In a recent Retro Design Dilemma — Retro design ideas for Cathy’s yellow and maple St. Charles cabinets — the retro modern moodboard solution used half inch tile mosaic for the backsplash. Reader Doug saw this tile recommendation and recognized it instantly — since he had just installed copious amounts of the exact same tile — Merola Tile Cosmo Pixie Almond mosaic in his retro modern kitchen. Doug says the half inch tile mosaic is a big hit with visitors — and he loves the tile so much that he is even using it in his ongoing bathroom remodel. The tile is neutral and reads as a subtle textural backdrop that allows Doug’s colorful cabinets to take center stage.
Almost three years ago I bought a little low-slung concrete block house in Florida a block and a half from the beach (a “periwinkle,” in local parlance). If the previous owners had left the original kitchen alone, I would have been very content to “love the house I’m in” and probably would have done everything I could do to save it.
Sadly, sometime in the 1980s, out that kitchen went, and in went characterless and cheap oak-trimmed laminate cabinets along with a countertop that was rotting from the moisture from the dishwasher. So, when I sold my house in the Hudson Valley (not far from you, actually, in Hillsdale) last year I decided to treat myself to a new kitchen.
I’m not the type that has to have a kitchen in which everything is authentic and period perfect. When I told people I was renovating I said I wanted a kitchen like what the architect of the house might design today, if he had a better budget. While searching for inspiration, I came across a 1959 ad for a Hotpoint kitchen that knocked my socks off. It was both practical (tiled walls) and handsome, with a great punch of color from a tiled accent wall containing the turquoise (!) wall oven. While I ultimately decided a wall oven wouldn’t work for me, I think I’ve ended up the with a kitchen that honors the inspiration.
Remember Julia Child’s famous kitchen — with all her pots hanging on peg board, close at hand? With his pretty pot-hanging design, Doug is channeling a bit of the Julia, for sure — just be sure to keep the pots scrubbed clean!
Because I live so close to the beach, salt in the air is a concern (this part of the Florida coast has the second highest airborne salt concentration in the world, next to Saudi Arabia), so I decided for practical purposes that I needed stainless appliances, and pretty good ones. (Plus, I like to cook and had determined I was going to treat myself to a good stove.) That meant that the logical way to bring the color I wanted in the space was through the cabinets. After looking at the big box places and realizing the compromises I would have to make in terms of color and size, I found a great local cabinet maker who actually beat their price and gave me exactly what I wanted.
The color is Plymouth Green from Sherwin Williams’ sadly discontinued Suburban Modern collection, matched for my cabinet maker by Benjamin Moore, which makes a near lacquer-like product that results in cabinets that almost look like they were made from metal and is a very durable finish.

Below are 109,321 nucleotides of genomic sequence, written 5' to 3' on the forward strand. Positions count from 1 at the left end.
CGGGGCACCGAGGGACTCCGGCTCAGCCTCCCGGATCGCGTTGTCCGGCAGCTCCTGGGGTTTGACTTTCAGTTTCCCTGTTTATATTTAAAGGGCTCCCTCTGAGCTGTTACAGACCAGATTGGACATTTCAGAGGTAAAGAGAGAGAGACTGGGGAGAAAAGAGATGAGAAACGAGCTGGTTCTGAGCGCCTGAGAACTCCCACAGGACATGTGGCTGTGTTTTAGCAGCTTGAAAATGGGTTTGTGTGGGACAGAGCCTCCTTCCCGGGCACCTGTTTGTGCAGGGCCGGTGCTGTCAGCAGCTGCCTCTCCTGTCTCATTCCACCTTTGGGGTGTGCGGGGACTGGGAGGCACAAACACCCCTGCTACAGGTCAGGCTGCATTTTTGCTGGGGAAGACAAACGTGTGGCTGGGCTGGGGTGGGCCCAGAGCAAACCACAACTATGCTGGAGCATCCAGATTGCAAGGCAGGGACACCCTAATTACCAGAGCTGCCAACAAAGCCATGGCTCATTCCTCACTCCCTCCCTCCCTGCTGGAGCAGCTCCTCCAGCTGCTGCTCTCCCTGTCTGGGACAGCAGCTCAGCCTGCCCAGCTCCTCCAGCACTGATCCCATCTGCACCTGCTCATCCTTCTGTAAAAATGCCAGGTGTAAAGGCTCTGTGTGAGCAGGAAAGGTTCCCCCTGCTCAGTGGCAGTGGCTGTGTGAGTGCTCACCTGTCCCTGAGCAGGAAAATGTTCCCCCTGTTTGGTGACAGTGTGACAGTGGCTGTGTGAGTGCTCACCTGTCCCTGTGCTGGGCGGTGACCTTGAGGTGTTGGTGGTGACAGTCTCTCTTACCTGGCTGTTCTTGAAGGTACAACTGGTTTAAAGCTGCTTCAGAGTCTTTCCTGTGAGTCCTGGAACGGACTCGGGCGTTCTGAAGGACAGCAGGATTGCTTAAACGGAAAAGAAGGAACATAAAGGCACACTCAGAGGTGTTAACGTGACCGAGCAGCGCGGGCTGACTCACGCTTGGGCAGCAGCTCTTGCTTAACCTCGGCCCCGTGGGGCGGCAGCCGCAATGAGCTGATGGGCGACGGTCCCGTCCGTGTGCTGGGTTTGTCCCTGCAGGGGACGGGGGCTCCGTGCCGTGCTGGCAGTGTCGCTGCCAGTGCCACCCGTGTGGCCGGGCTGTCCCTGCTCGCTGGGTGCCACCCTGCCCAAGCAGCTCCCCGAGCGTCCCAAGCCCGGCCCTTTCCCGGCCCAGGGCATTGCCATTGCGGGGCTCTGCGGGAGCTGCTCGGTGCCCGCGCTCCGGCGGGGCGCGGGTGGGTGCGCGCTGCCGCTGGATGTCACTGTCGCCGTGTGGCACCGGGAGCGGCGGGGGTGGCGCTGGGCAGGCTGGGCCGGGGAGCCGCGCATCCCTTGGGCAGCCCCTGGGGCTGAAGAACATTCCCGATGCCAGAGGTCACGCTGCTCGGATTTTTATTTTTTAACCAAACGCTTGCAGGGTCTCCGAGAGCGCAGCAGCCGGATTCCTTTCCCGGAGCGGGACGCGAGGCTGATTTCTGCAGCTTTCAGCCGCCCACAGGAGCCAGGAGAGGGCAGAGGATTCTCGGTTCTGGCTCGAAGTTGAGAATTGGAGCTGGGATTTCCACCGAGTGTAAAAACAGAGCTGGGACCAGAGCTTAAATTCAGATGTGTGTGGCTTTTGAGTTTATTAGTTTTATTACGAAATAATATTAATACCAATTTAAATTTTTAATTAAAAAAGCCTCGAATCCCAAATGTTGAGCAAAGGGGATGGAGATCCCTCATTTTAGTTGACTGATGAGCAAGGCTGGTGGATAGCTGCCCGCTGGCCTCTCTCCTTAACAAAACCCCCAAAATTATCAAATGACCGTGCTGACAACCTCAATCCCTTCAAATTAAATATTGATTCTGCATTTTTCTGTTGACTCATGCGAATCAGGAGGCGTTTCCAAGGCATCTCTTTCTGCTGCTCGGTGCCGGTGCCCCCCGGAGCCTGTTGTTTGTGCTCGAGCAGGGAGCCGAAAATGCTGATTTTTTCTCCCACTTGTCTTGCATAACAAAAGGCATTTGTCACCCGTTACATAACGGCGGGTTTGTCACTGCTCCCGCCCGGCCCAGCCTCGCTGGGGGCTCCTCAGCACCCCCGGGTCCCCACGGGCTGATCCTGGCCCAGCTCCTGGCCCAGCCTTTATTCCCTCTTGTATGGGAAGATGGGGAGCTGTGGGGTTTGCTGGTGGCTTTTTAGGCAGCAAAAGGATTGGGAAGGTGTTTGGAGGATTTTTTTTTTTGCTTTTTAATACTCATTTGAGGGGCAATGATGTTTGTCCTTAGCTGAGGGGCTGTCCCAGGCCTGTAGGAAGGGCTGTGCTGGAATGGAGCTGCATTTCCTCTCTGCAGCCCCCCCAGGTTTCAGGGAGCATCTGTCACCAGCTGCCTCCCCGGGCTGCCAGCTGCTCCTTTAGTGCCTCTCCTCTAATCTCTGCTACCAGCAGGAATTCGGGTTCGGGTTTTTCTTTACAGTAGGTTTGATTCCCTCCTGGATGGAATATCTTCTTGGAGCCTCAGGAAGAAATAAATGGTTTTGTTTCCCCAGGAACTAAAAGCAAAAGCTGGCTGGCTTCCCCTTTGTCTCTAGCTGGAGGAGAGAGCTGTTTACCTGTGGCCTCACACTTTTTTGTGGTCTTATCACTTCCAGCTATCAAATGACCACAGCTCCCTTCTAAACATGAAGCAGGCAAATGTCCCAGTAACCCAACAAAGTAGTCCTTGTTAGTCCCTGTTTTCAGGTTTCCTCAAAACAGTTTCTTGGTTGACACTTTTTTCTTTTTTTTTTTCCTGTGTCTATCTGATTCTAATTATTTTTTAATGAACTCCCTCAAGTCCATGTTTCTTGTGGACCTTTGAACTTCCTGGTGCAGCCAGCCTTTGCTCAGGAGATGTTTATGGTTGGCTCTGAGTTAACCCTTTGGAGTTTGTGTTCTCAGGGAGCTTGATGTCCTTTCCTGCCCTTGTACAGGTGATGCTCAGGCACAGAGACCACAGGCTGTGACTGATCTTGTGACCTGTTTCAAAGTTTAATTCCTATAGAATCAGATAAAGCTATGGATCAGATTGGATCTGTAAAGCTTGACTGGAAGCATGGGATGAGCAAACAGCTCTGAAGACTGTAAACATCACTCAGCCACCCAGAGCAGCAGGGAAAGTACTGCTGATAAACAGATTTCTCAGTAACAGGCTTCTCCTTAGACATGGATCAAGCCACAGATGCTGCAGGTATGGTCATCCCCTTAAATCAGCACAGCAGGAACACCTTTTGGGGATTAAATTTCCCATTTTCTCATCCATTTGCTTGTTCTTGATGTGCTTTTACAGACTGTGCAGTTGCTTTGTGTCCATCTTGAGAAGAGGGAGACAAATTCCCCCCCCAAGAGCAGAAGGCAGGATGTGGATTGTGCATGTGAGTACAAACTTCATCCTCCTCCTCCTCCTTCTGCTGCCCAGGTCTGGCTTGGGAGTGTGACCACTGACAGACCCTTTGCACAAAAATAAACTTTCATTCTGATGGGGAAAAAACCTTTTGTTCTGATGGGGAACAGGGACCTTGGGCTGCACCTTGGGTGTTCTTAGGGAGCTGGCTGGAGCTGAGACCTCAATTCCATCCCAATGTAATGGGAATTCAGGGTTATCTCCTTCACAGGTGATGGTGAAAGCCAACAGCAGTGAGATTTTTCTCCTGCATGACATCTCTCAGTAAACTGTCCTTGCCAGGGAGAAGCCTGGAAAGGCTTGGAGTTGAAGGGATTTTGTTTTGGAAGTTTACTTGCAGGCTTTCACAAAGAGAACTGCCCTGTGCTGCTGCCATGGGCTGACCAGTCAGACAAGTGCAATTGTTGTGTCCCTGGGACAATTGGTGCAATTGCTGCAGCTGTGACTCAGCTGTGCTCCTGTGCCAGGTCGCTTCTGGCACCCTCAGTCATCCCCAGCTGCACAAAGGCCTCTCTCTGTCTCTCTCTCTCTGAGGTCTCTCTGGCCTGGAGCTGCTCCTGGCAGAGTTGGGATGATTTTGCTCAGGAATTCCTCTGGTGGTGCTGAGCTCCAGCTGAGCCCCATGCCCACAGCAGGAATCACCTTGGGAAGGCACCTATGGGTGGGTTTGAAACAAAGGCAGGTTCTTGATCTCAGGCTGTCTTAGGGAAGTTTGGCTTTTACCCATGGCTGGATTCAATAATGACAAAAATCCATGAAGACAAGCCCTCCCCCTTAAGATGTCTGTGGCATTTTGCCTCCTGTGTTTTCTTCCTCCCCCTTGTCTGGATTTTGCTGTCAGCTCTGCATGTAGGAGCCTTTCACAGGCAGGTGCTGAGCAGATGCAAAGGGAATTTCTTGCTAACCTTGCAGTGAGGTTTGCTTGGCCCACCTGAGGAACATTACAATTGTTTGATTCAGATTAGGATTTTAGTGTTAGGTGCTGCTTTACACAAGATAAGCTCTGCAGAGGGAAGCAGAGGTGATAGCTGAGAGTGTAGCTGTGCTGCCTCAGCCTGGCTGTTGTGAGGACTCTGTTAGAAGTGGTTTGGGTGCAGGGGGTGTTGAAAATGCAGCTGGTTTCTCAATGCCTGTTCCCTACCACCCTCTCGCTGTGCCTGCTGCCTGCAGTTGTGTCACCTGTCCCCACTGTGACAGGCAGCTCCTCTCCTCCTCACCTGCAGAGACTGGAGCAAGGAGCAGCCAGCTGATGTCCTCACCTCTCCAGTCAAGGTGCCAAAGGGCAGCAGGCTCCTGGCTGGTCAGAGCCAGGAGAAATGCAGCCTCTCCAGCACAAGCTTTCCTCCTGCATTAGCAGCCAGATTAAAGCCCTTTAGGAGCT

I called the cabinet maker — TCB Cabinetry in Stuart, Florida –to ask a little more about the finish that results in them looking like they’re metal. It’s a product called Plasticolor, which he then puts a clearcoat of conversion varnish on top of.
Because part of the kitchen is visible from the living room, one wall of cabinets is done in a cherry veneer, stained to blend with the American of Martinsville pieces I picked up on Craigslist. The vertically oriented tiles on that wall are a custom blend made by Clayhaus Ceramics in Portland.
The countertops were made from concrete by a local artisan, Bud Gilbert, aka the Cement Guy, in New Smyrna Beach.
Doug liked the small 1/2 inch Merola tile that he used in the kitchen so much that he used a similar style of tile from another maker (Wayne Tile, sadly discontinued style) in the bathroom. Doug wrote:
For me, it was definitely a selling point that there was a pink bathroom. I loved the fixtures, but the background tile was white with little dirty flecks in it, and over the years about six shades of pink had been involved as soap dishes, towel bars, etc. had been replaced. So I ripped out all the old white tile, tiled floor to ceiling with what you see, then put the pink fixtures back (minus the tub). The pink looks a lot better than it ever did against that white, which just read as dirty.
Doug, you certainly have a designer’s eye — one that knows how to exercise restraint to create a feeling of balance in a space. In both the kitchen and bathroom, it would have been all too easy to go overboard by choosing a more “busy” tile for your backsplash. The neutral color and slight tone variation in the half inch tile backsplash that you chose adds a subtle “wow” instead of smacking the viewer in the face with bold pattern. All of your color choices coordinate nicely, and the way you used vivid color in only a few places (cabinets, bar backsplash and a few bits in the countertop) while using neutral textures (tile, wallpaper in dining room, concrete counter tops and steel appliances) really makes the space feel cohesive. Kudos to you on a job well done.
Mega thanks also for sharing your kitchen and bathroom with all of us here on Retro Renovation — this is a gorgeous and inspiring space!